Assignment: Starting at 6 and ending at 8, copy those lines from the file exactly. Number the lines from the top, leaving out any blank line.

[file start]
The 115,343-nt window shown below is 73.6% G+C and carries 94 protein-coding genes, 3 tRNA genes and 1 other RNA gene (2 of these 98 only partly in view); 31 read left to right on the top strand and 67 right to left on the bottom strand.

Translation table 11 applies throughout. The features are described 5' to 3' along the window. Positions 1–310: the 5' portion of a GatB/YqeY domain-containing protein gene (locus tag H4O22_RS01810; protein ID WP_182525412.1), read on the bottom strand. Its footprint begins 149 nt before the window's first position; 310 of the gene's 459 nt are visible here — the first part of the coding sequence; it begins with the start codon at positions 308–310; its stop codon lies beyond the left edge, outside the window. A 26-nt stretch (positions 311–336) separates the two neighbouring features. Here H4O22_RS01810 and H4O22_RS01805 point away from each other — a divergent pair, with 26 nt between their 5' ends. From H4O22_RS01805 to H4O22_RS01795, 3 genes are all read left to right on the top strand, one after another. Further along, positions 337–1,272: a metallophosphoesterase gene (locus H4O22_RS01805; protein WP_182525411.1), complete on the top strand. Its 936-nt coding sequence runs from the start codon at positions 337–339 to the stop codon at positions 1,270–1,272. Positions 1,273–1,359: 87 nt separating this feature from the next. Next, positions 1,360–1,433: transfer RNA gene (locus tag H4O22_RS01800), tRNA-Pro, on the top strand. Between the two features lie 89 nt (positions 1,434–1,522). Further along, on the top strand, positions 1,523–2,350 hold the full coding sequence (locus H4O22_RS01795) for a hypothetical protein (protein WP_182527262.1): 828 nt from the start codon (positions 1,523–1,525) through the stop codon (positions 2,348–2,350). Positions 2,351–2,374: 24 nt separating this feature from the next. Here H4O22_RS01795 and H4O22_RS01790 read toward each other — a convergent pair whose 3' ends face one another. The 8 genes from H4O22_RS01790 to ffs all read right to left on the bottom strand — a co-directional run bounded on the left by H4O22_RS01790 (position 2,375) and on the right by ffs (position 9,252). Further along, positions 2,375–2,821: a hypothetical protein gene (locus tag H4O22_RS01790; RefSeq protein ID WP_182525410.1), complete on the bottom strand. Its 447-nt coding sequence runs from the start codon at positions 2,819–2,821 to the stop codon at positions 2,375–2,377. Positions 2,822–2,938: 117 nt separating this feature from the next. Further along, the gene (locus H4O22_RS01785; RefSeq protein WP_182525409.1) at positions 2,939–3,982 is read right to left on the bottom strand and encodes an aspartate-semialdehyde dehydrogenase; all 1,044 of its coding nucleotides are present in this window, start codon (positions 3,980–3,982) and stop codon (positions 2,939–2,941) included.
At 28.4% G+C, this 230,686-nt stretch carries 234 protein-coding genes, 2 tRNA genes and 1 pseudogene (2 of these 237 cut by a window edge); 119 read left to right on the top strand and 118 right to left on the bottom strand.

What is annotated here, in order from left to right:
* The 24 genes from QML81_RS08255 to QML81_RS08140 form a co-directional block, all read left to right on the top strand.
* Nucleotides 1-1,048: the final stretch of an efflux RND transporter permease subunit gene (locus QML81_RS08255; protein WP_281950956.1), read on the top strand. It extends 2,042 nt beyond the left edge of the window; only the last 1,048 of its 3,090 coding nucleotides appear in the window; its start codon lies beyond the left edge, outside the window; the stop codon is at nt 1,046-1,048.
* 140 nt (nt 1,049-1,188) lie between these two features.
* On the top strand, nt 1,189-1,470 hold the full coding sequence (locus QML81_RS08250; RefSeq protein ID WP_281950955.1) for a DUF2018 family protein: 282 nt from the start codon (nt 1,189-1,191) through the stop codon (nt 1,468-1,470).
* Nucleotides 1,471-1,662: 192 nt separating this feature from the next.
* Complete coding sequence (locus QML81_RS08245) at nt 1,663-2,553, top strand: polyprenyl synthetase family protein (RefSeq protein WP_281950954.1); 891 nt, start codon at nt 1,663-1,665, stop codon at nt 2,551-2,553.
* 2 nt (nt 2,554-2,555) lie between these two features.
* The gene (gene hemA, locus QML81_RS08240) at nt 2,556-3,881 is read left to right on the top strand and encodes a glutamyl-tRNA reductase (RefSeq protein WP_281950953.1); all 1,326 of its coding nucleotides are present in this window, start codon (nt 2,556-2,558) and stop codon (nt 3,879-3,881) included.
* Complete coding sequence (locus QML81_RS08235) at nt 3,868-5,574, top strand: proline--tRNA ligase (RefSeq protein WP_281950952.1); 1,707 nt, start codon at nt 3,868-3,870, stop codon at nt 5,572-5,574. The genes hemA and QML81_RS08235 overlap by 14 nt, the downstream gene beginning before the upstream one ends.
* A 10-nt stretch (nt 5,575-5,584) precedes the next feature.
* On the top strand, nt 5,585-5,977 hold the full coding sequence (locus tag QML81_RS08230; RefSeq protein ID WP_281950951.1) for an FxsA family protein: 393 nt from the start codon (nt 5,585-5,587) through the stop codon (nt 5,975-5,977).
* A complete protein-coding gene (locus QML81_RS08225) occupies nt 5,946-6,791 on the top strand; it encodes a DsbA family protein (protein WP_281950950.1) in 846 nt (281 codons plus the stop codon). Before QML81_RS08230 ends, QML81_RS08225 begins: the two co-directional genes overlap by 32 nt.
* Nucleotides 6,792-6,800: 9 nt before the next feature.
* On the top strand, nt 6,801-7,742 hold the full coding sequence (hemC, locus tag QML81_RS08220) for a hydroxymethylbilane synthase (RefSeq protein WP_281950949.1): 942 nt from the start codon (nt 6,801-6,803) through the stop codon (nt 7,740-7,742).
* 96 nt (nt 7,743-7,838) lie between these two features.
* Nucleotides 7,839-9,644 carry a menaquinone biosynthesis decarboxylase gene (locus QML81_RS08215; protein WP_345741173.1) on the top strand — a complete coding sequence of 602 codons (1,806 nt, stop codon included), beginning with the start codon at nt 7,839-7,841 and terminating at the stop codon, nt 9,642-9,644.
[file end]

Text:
* Nucleotides 1-1,048: the final stretch of an efflux RND transporter permease subunit gene (locus QML81_RS08255; protein WP_281950956.1), read on the top strand. It extends 2,042 nt beyond the left edge of the window; only the last 1,048 of its 3,090 coding nucleotides appear in the window; its start codon lies beyond the left edge, outside the window; the stop codon is at nt 1,046-1,048.
* 140 nt (nt 1,049-1,188) lie between these two features.
* On the top strand, nt 1,189-1,470 hold the full coding sequence (locus QML81_RS08250; RefSeq protein ID WP_281950955.1) for a DUF2018 family protein: 282 nt from the start codon (nt 1,189-1,191) through the stop codon (nt 1,468-1,470).